Ultimately, we’re not a magic solution to a larger problem. But we’re providing another useful option as part of the charging mix and that’s the beauty of EV ownership. With traditional ICE it’s the petrol station, or a jerry can and nothing else.

With EV’s we have an abundance of options, but the key thing is very few are bookable. We know from consumer surveys that confidence in public chargers is poor. So the issues we face right now are reliability and cost. Things are improving with the former of the two simply down to the fact more chargers are being installed, but prices show no signs of coming down.

For me, motorway services for example, should really be treated as a last resort. If you know where you’re headed, it makes sense in so many ways to charge at destination rather than en route.

Of course, this requires a shift in thinking away from the old habit of ‘just in time’ refuelling or charging and towards charging where you park or parking where you charge. It’s not going to work for every scenario, sometimes there will be a situation in which a driver will find themselves having to travel a long-distance without being necessarily prepared for it – in this scenario motorway services will always have a place.

As the younger generation of drivers come along it’ll probably be automatic for them to plug-in at home, base charging will simply be the instinctive thing to do. The concept of base charging at their destination won’t be alien to them it will be quite a natural process.


Polling by consumer group Which? found nearly three out of four EV owners are currently unhappy with the UK’s public charging system, with 40 per cent reporting non-working chargers and 61 per cent suffering difficulties making payments. Having owned and driven EVs for over four years and obviously listening to our readers, we’re inclined to agree? What needs to change and can apps like Joosup really make that much of an impact?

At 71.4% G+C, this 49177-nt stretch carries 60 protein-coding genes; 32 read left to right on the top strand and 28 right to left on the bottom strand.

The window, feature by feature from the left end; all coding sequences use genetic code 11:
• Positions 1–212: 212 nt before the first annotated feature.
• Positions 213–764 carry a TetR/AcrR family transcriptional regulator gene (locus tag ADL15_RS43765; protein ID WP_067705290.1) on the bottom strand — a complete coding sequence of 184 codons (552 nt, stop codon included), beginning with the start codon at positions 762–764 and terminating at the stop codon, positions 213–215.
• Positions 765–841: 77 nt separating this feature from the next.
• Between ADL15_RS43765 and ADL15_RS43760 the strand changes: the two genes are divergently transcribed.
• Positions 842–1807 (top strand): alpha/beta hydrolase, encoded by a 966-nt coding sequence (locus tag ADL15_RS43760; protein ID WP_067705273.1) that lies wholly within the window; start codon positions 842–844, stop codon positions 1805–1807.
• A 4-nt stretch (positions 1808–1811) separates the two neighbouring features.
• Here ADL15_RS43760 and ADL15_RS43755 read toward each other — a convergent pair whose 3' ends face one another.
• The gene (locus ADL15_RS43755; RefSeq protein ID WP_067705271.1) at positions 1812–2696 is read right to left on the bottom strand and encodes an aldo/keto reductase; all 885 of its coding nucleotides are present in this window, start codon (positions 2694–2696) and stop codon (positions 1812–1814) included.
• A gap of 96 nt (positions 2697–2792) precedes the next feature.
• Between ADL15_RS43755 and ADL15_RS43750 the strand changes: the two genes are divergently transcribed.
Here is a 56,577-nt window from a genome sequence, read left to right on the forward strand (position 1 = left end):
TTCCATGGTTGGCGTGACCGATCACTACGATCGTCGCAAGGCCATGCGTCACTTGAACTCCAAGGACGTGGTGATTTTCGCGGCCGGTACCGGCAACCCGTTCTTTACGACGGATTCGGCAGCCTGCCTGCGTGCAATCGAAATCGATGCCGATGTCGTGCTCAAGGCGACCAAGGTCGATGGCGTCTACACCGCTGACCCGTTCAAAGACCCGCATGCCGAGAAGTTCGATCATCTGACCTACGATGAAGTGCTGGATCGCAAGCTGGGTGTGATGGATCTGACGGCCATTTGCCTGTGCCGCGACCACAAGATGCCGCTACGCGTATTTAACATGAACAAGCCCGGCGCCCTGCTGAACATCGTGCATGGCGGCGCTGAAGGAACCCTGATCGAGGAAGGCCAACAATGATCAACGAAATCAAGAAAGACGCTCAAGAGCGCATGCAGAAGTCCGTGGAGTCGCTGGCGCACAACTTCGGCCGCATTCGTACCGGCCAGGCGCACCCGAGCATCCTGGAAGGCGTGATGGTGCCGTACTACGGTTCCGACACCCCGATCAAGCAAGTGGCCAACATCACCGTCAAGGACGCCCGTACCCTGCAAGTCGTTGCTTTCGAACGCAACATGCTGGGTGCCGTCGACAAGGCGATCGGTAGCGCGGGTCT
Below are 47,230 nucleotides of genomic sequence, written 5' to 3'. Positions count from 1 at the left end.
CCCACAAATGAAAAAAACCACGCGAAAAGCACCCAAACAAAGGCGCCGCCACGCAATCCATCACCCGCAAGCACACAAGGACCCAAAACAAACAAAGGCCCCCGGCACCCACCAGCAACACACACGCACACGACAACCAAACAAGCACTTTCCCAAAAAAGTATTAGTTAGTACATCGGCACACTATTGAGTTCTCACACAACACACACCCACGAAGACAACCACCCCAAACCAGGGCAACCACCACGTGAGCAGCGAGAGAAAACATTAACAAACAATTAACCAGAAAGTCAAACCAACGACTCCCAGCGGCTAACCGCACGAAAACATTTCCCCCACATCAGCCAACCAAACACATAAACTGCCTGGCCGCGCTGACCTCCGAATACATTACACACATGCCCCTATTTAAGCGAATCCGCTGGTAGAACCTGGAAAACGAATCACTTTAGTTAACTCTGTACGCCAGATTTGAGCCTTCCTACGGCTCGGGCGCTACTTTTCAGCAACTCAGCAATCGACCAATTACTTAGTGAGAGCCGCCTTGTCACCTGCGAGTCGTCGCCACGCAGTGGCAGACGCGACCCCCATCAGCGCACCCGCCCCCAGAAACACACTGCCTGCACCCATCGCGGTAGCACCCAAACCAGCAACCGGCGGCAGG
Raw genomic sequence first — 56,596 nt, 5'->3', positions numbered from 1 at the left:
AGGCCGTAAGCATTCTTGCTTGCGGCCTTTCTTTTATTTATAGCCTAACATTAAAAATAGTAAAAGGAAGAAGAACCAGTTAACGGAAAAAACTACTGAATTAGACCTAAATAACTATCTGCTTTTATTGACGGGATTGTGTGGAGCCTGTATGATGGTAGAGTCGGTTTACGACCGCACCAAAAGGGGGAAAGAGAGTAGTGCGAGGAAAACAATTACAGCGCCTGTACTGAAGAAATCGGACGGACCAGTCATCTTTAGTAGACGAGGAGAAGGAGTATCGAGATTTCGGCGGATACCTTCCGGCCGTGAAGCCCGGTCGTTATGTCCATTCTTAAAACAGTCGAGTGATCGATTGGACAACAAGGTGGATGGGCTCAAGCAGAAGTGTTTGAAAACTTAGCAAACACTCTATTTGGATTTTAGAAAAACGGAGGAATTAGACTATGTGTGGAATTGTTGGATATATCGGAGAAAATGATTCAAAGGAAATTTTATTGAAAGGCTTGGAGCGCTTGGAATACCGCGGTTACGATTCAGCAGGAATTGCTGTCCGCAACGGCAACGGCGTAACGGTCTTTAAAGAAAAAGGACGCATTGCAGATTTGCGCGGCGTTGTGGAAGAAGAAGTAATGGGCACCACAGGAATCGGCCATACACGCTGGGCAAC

That survey paints a concerning picture. Despite increasing infrastructure, confidence amongst existing EV owners is clearly low, even at just 2 to 3 per cent uptake. Imagine what the situation looks like when that reaches 10, 20 or even 30 per cent EVs on the roads in years to come. Vandalised and damaged chargers are also a growing concern and I honestly don't know how the CPOs are going to tackle that one.

To convince ICE owners to switch, we need to offer an attractive and convenient proposition, including wider and more reliable charging options. Bookable charging, even at 7-22kWh, is definitely a feasible one.

Put simply, CPOs need to enhance support for a reliable network. Joosup helps to address this somewhat by utilising EV owners with access to home chargers, by providing reliable, bookable options for short or long journeys. I think that’s a part of the mix and although we’re not going to completely solve the problem, we’re offering a good alternative.

At the end of December 2023, ZapMap reported there were 53,906 electric vehicle charging points in the UK, across 31,056 charging locations. That did not include charge points installed at home or at workplace locations, which are estimated to be more than 680,000. What’s your hope for the future in terms of capturing these individuals?

Even capturing a modest percentage of that ever-increasing number holds the potential to create a significant network as part of the EV charging mix. It opens up opportunities for bookable charging in places where public charging simply isn't available and may not be in the future.